Our wardrobe's massive waste problem
From school students whose growing bodies need new uniforms every 12 to 18 months, to social media fashionistas who feel they can never wear the same thing twice - Australia chucks out an astonishing 800,000 tonnes of textiles per year.
About 90 per cent of this total - equivalent to 31kg for every Australian - ends up in landfill.
Environment Minister Sussan Ley will today announce the formation of a fashion industry roundtable to tackle the problem, together with a $350,000 grant for the Australasian Circular Textile Association (ACTA) to find solutions.
"We all have to wear clothes but we are buying them at such a rate that we don't know what to do with them when they are too old, too worn or simply out of fashion," Ms Ley said.
"For the most part we are importing these items from overseas and dumping them in landfill here at the end of their life."
ACTA founder and CEO Camille Reed told News Corp Australia there was a need for better data, with the key annual report on Australia's waste currently lumping textiles in with rubber and leather goods.
"We need an industry led approach to find the ways we can break down clothing elements and re-use individual components and actually the fabrics themselves," Ms Reed said.
"There are some key technologies around the corner in terms of breaking down cotton and polyester blends and we need to be in a position to make the most of those opportunities."
One organisation already making headway in this area is Worn Up, a Sydney-based start-up that collects and re-purposes discarded school uniforms.
In the past five months, the organisation has collected uniforms from 50 schools across Australia and prevented 10 tonnes of textiles from ending up in landfill.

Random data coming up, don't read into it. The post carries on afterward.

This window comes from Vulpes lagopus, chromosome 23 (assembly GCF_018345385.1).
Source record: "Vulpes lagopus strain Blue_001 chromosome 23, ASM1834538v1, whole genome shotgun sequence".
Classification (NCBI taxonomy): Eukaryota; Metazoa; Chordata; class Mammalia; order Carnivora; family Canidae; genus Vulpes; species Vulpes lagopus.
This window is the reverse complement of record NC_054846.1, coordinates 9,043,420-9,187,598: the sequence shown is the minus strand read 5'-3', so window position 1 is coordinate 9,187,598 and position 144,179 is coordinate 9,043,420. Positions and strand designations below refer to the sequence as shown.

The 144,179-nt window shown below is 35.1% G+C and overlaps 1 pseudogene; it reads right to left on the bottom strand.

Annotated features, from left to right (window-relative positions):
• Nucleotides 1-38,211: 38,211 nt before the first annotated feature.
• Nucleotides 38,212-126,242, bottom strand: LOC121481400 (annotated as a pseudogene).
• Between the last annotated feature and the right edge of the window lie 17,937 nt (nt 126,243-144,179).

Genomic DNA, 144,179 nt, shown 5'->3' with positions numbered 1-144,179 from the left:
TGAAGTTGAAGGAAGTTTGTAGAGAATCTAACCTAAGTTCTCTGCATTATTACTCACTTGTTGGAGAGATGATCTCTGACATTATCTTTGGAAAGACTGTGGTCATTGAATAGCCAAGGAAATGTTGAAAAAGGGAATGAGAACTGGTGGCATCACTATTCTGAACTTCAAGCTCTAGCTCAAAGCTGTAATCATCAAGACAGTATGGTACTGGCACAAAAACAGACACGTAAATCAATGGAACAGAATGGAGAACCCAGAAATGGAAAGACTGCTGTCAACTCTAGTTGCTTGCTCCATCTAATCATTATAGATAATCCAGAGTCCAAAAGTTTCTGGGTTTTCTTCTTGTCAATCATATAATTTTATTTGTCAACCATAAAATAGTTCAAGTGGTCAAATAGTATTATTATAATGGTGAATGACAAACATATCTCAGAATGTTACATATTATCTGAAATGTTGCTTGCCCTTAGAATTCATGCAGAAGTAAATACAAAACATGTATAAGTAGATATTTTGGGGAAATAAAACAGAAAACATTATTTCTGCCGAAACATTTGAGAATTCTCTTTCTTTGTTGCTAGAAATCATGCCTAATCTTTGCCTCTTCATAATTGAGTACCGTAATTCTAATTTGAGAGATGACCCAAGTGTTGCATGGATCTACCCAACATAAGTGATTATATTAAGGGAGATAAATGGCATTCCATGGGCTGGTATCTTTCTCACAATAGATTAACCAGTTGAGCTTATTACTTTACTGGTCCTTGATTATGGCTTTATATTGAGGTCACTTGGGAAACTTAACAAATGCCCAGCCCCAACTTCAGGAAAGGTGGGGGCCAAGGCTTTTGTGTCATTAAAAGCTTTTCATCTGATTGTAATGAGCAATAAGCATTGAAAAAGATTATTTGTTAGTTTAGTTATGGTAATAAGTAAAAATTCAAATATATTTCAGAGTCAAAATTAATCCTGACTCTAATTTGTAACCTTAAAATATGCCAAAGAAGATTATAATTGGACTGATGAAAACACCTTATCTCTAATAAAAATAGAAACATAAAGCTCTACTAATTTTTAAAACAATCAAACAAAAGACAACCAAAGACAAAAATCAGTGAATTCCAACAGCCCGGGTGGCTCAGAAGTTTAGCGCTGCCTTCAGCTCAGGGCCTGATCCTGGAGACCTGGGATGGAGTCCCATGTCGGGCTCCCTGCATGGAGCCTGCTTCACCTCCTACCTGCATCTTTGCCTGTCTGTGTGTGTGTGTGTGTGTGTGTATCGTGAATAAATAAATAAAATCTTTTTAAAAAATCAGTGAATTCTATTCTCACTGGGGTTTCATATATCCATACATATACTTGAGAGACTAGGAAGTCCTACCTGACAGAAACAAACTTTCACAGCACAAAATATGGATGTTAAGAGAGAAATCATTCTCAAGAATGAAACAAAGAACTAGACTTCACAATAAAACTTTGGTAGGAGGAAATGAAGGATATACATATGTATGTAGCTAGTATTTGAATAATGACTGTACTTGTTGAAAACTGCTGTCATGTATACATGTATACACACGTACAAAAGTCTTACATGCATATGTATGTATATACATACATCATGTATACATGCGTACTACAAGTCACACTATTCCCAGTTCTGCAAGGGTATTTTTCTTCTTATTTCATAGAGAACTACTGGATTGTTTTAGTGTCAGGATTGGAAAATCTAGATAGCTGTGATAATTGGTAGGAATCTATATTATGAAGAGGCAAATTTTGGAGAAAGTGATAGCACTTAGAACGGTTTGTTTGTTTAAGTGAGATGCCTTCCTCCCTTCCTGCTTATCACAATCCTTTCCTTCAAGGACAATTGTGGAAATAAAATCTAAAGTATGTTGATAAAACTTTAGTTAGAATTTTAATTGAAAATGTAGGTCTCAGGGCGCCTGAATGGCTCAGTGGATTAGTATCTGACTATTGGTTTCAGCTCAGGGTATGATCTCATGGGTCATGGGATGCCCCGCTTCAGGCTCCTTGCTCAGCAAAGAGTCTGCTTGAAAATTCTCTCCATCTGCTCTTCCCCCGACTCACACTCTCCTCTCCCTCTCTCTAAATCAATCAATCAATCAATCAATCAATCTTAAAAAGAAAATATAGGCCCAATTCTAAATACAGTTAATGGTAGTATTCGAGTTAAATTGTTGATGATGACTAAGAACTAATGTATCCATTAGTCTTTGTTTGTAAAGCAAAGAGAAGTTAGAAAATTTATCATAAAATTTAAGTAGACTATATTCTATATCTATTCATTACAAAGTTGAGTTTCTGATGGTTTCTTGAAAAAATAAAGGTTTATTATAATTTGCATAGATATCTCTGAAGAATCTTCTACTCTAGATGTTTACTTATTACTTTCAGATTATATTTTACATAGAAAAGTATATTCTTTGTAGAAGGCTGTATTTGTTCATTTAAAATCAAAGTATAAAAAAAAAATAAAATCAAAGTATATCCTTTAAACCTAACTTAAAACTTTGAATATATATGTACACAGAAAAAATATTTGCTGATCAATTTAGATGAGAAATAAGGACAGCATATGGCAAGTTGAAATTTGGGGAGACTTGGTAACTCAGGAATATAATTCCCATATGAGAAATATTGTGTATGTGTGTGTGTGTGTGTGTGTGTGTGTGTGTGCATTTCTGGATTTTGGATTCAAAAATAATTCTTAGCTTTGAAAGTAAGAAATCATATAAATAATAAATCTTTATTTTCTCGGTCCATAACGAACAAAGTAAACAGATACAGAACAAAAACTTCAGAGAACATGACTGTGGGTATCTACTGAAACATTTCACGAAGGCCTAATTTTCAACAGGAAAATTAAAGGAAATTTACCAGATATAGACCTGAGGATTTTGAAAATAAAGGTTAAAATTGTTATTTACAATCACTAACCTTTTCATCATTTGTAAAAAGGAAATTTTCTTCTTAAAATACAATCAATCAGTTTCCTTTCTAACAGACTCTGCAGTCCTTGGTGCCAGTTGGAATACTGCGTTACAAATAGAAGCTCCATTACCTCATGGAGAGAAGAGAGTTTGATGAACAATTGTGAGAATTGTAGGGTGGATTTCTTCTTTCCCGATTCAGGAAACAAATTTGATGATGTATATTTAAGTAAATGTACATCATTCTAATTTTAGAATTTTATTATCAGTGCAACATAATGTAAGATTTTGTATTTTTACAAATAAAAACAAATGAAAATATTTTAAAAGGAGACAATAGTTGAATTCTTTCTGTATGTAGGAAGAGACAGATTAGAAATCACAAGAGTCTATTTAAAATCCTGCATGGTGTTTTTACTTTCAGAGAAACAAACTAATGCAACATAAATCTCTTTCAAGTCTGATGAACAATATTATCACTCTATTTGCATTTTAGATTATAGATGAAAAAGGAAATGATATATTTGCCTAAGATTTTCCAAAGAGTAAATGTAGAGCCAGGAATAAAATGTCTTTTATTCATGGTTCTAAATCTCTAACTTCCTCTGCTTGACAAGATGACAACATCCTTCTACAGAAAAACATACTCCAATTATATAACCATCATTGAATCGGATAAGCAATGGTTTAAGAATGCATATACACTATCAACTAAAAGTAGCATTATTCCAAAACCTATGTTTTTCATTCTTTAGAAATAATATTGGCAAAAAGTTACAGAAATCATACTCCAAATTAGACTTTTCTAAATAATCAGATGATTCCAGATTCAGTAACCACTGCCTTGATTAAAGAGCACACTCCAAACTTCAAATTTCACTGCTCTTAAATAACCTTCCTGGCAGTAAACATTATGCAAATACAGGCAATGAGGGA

"Each school discards up to 200 kilos annually of uniforms, and there are 10,000 schools across Australia," Worn Up founder Anne Thompson said.
By collecting uniforms from drop-off bins at schools, the items are less contaminated than they would be if they were included in kerbside recycling programs, she said.
School uniforms could be recycled in a range of ways, she said. Soft natural materials such as cotton or wool could be turned into dog beds, upholstery, carpet underlay or mattress toppings, while the organisation had shown synthetic fibres could be turned into objects such as desks and even tiles.
"Textiles are the new plastics," Ms Thompson said.
"We need to be innovative."
Schools needed to be more mindful when they updated student uniforms, she said. One private school that introduced a new uniform created a tonne of old clothes that were to be thrown out, 73 per cent of which were still in plastic.
Ms Ley said work uniforms were also an issue. While half the Australian workforce wore a uniform, fewer than 1 per cent of them were recycled, she said.
Originally published as Fast fashion's massive waste problem